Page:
Norway Moves To Ban Online Poker

Norway Moves To Ban Online PokerThe Norweigan online gambling industry is a monopoly run by the state owned Norsk Tipping, whose products mostly include the Lotto, sports betting, and slots, but not poker.
Last week, leaders of the country’s four opposition political parties subsequently sent a list of demands to Parliament targeting those international online gambling companies still circumventing the law, and once adopted will effectively result in online poker being banned in the non-EU country.
Political Consensus
Two state-run entities run the nation’s gambling industry, with Norsk Rikstoto responsible for Norway’s horse racing market, and Norsk Tipping handling the national lottery, sports and instant games, including all online gambling operations.
Up until now, Norway has managed to maintain a monopoly over its online gambling industry by not making available an license application system for foreign operators, and forbidding Norwegian financial institutions from processing transactions involving foreign gambling operators. The latest proposals provided by Norway’s Labour, Christian Peoples, Socialist Left and Centrist Parties, however, is set to widen the scope of its restrictions further, and significantly strengthen the grip that the government has on its gambling market.
Online Gambling Demands
The development was reported by Norwegian online newspaper Verdens Gang, with the four political party collaboration submitting eight “concrete measures” to be acted upon by the Storting’s Parliamentary and Cultural Committee. The mandate calls upon the internet gambling restrictions to be fully implemented by May 7th, with six having already been approved, and the other two likely to be taken care of this week. As pointed out on the VG.no online site, these include the following demands:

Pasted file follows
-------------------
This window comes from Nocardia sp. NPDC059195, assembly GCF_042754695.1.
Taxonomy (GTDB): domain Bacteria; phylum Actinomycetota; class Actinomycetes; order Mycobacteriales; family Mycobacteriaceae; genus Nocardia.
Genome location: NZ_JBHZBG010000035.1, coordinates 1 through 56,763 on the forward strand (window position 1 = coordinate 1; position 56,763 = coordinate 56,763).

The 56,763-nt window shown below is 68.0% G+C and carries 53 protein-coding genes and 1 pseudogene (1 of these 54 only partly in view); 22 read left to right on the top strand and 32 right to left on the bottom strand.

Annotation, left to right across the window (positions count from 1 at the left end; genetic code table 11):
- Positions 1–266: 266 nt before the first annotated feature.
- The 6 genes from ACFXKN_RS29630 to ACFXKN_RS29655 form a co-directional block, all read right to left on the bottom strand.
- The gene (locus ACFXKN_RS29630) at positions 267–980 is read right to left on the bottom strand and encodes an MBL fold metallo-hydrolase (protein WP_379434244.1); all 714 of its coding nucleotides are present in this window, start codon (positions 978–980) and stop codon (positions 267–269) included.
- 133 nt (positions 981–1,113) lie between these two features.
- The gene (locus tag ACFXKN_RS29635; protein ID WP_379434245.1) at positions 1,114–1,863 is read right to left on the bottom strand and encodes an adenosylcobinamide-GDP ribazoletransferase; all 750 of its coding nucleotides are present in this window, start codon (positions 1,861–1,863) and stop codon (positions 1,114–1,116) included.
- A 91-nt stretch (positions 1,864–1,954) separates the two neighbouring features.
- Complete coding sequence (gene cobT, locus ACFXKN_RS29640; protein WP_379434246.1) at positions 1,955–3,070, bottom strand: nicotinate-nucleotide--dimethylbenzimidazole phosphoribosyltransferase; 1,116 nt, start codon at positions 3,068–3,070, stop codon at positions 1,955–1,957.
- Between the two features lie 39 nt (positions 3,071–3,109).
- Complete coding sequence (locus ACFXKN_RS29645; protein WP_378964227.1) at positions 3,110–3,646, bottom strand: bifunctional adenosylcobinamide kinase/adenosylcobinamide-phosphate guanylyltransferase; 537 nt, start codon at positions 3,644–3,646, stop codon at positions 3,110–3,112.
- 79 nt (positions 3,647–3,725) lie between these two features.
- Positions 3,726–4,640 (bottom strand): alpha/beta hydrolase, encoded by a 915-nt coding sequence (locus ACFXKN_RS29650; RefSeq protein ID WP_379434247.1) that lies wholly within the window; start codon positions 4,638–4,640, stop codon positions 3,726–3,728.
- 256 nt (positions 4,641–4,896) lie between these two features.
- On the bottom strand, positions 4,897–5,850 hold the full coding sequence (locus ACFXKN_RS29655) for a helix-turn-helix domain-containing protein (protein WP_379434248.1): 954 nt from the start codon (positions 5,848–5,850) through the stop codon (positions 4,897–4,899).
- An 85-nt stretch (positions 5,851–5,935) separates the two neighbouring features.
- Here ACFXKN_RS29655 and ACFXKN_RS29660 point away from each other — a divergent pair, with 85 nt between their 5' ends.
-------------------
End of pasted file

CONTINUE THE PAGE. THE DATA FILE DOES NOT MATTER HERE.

– Block access to the websites of foreign gaming companies.
– Let Lottery Authority require annual reporting from banks regarding transactions with foreign gaming companies or payment providers.
– Add restrictions on advertising from Norsk Tipping, since the opportunities for cheap digital exposure have increased in recent years.
– Give the Lottery Authority extended powers of attorney to impose infringement charges on violations of the Money Market Promotion Act and expand investigations of alleged violations.
Gambling Monopoly
Norway’s Minister of Culture, Trine Skei Grande, had been working towards liberalizing the country’s online gambling industry and setting up a regulatory framework in order to open the industry to international competition. The proposals’ acceptance therefore represents a defeat for Grande, and a major coup for the government’s opposition parties, with Christian Peoples Party politician Geir Jørgen Bekkevold commenting that he is very pleased to have received a majority for many of the group’s proposals, adding that “it’s big that the opposition sees the value of tightening gaming policy in Norway by making it more responsible.”
Responsible Gambling
The politicians responsible for the mandate have asserted that the new provisions are designed to strengthen Norsk Tipping, and place it in a position to further help the plight of problem gamblers or those most at risk of developing addictive behavior. Picking up the point, Norway’s Labor Party leader, Kari Henriksen, offered the following anti-gambling justification:
“Those who most need this are the gamers who are challenged every day because we have not done anything about the aggressive media advertisements. Now it’s important that the government comes on track with concrete measures as quickly as possible.”
To others, however, the move represents an attempt to further restrict any potential online competition in the country, whilst generating more revenues for Norway’s state-run gambling operations. Last year, the European Union’s Court of Justice (CJEU) decided to halt any further infringement cases concerning EU countries blocking cross-border internet gambling activities provided by other EU licensed operators, with the move having since emboldened some of Europe’s most protectionist countries to pursue ever more restrictive policies.

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